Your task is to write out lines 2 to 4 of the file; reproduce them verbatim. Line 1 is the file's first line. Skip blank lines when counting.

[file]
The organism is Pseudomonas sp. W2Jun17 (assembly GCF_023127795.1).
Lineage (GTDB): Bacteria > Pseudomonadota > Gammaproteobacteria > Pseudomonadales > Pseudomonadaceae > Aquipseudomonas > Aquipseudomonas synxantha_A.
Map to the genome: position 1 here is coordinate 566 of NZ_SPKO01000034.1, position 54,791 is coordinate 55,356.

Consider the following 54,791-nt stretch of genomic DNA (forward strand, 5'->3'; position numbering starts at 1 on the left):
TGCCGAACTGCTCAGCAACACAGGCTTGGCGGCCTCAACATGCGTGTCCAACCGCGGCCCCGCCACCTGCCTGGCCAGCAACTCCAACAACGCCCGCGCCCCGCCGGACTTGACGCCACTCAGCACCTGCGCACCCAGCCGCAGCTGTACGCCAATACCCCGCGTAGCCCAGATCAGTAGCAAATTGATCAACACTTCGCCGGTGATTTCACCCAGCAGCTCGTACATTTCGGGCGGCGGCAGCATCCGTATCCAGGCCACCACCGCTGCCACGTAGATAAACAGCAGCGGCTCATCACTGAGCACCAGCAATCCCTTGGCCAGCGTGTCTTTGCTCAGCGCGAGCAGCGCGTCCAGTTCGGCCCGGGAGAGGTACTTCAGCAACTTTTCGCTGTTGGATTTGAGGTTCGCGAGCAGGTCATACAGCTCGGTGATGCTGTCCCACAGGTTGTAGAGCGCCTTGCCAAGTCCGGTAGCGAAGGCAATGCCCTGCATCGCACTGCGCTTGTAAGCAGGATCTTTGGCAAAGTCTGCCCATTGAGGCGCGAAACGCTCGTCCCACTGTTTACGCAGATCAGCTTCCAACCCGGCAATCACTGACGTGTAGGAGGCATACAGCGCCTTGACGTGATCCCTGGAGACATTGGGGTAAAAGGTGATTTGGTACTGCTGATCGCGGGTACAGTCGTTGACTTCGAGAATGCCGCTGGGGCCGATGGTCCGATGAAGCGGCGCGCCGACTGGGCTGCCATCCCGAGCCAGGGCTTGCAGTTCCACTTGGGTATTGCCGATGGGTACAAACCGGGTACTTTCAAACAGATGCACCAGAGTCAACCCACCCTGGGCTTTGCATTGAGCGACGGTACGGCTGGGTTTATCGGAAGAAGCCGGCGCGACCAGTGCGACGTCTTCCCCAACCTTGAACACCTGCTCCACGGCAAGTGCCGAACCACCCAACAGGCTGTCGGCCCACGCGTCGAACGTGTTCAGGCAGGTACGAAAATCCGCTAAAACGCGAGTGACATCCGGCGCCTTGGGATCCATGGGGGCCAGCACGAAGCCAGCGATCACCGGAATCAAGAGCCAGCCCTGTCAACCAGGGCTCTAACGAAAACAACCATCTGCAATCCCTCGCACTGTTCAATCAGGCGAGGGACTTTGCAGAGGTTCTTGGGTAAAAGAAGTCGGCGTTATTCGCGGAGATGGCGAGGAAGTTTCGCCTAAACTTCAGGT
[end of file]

Lineage (GTDB): Bacteria > Pseudomonadota > Gammaproteobacteria > Pseudomonadales > Pseudomonadaceae > Aquipseudomonas > Aquipseudomonas synxantha_A.
Map to the genome: position 1 here is coordinate 566 of NZ_SPKO01000034.1, position 54,791 is coordinate 55,356.

Consider the following 54,791-nt stretch of genomic DNA (forward strand, 5'->3'; position numbering starts at 1 on the left):